Welcome to the new Independent website. We hope you enjoy it and we value your feedback. Please contact us here.


Media: Rise and shine for kids and couch potatoes

GMTV'S breakfast programme, a pale copy of TV-am, is getting the cold shoulder from viewers. It may not easily be unfrozen even by the common touch of the new chairman, Greg Dyke.

In the first five weeks of 1993, the new licensee's best audience on weekdays averaged 1.8 million, 600,000 below TV-am's audience a year ago, when it was already running downhill after losing its lucrative franchise.

In its heyday, TV-am's peak audience was 3 million. But at best 16 million people a week - nearly a third of the nation - saw something on TV-am. That meant more than two thirds seldom or never watched it, including a rather larger proportion of upmarket ABC1 adults.

There's the rub for GMTV: breakfast television in any guise is not very popular. The four terrestrial channels, plus a sprinkling of satellite services aimed at children, together attract 8 per cent of us at their best moments on weekday mornings. Seven times as many people watch television in evening prime time.

The old steam rival still steals the show. Figures from the first national survey of radio listening will shortly show that four times as many people listen as watch at breakfast time. Radio 1 has twice as many fans as GMTV's sofa- bound plug procession; Radio 4's Today draws twice as many as BBC 1's comparably earnest Breakfast News.

BBC 1 has held on to viewers since 1990 as TV-am shed its more serious coverage. GMTV is additionally squeezed by Channel 4's The Big Breakfast, which already captures as many child viewers and is seducing some of their mums, threatening GMTV's inherited stranglehold over pre- Christmas toy advertising.

Losing both yuppies and free- spending young families, GMTV's audience profile begins to look awkwardly like that of daytime ITV: older, poorer homes but fewer of them. Yet GMTV needs to attract more advertising revenue, having bid several times the Exchequer levy that TV-am paid for its tenure.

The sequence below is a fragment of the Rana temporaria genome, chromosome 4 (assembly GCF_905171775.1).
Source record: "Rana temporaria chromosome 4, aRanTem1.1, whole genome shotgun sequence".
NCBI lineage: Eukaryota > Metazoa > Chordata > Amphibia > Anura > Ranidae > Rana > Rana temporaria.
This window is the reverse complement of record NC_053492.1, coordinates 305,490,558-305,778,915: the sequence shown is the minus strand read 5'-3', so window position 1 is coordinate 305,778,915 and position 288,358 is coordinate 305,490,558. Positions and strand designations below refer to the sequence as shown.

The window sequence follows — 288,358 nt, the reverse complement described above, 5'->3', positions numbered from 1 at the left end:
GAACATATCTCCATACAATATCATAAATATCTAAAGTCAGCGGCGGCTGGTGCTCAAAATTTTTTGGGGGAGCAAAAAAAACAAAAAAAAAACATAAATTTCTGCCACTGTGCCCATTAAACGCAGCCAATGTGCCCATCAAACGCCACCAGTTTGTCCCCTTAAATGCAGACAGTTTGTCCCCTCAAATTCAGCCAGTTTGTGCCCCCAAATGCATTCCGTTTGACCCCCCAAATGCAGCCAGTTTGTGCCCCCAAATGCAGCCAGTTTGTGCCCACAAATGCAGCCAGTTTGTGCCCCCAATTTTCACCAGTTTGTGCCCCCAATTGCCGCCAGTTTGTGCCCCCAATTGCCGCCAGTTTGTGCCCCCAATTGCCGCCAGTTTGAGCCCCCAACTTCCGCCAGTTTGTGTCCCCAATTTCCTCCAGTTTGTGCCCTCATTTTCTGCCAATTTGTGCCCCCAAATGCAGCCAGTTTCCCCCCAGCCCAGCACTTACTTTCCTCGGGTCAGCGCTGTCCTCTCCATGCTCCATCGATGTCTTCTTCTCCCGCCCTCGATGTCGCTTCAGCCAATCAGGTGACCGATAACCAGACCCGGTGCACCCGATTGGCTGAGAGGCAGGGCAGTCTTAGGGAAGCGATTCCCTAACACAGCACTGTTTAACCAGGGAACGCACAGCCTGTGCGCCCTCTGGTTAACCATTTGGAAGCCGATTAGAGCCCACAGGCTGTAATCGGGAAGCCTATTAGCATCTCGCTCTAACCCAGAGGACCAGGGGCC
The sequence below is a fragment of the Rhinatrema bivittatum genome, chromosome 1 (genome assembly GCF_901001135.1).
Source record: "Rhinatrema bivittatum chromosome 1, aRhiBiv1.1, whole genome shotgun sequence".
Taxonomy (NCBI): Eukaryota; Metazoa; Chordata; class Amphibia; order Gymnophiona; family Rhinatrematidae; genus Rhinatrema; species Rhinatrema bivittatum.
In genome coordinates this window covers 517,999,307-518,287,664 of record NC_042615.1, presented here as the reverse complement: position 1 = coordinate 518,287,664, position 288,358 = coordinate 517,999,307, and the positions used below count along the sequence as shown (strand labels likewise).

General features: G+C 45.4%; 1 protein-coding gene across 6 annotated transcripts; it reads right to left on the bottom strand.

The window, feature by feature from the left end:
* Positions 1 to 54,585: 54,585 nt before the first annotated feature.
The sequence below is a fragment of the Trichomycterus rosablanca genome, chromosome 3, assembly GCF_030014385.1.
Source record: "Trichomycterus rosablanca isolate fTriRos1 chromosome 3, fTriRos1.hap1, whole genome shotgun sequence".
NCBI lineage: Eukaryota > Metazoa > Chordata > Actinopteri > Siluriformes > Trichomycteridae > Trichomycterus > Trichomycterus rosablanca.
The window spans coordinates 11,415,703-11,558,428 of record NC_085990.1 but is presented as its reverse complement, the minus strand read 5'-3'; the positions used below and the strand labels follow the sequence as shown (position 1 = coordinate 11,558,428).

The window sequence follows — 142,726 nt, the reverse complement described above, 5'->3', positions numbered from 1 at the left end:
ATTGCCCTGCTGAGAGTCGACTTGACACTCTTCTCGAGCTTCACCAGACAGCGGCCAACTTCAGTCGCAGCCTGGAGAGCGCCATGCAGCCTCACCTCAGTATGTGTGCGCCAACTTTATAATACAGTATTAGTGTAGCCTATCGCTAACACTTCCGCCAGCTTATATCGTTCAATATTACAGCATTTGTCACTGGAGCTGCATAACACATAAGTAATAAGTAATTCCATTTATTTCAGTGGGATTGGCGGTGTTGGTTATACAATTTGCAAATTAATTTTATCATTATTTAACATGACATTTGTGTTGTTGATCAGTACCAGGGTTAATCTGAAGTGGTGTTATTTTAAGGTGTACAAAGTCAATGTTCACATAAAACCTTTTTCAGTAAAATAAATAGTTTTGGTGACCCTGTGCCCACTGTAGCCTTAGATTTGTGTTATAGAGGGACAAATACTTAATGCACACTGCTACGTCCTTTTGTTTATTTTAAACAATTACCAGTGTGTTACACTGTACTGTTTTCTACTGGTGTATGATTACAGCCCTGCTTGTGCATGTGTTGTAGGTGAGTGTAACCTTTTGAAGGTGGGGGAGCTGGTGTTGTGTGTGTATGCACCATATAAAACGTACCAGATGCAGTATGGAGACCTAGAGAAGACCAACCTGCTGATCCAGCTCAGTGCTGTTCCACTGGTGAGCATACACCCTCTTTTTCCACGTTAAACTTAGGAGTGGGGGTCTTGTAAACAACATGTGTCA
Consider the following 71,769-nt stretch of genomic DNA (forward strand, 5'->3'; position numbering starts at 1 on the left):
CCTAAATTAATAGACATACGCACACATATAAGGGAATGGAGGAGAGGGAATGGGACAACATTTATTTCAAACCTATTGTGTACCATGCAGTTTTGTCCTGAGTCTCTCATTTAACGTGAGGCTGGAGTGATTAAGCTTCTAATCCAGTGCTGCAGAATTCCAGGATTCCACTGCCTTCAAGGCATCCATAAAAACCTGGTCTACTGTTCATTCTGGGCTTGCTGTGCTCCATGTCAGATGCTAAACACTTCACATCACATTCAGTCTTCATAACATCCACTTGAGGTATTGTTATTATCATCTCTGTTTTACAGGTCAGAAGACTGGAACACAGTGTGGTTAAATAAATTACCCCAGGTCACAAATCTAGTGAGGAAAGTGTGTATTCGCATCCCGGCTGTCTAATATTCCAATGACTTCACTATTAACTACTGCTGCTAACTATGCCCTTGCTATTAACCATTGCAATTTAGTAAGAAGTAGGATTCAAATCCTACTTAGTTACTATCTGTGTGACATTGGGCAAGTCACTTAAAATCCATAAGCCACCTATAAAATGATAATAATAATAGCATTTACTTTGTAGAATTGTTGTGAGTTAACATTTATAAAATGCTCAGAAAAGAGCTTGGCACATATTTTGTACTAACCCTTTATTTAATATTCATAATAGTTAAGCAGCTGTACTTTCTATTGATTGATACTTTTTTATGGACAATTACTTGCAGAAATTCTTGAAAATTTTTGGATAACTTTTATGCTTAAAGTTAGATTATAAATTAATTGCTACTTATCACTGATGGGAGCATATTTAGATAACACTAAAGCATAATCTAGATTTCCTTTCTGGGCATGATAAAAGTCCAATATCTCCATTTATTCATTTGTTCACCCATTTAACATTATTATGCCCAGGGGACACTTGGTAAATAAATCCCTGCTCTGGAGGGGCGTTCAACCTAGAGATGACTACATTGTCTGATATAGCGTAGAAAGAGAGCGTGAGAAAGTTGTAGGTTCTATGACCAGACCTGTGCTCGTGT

Competitors for the young downmarket audience are hovering around. Atlantic 252, the Irish pop radio station, rifled TV-am's northern and Midlands viewers in 1992. It will soon be joined by

Virgin's INR2, not to mention

regional commercial radio


Or can GMTV lift colour advertising from national newspapers? Tabloid readership and penetration continues to decline patchily, but school-leavers who would once have become TV-am gogglers and Sun readers now turn to The Big Breakfast (in essence 'zoo' format radio with pictures), or to Nintendo and Sega.

Since autumn 1992, thanks to The Big Breakfast, the number of children in commercial television's peak early morning audience has sharply increased, while adults have quit. If GMTV tries to prey on BBC 1, it may displease many of the middle-aged couch potatoes it inherited from TV-am, obtaining an audience whose classiness does not compensate for its reduced bulk.

In 1983, Greg Dyke raised TV-am's peak audience from 200,000 to 1.7 million in 12 weeks. He may find it hard to scrape up an extra 1.5 million viewers for GMTV in 12 years.

----------------------------------------------------------------- BREAKFAST TELEVISION AUDIENCES (millions) ----------------------------------------------------------------- First five BBC 1 TV-am/ C4 weeks of GMTV each year 1988 1.3 2.5 n/a 1989 1.3 2.4 n/a 1990 1.3 2.4 0.2 1991* 1.9 2.3 0.2 1992 1.3 2.4 0.2 1993 1.3 1.8 1.1 Monday-Friday averages in channels' best quarter hours. *More BBC1 viewing due to Gulf war. Source: BARB -----------------------------------------------------------------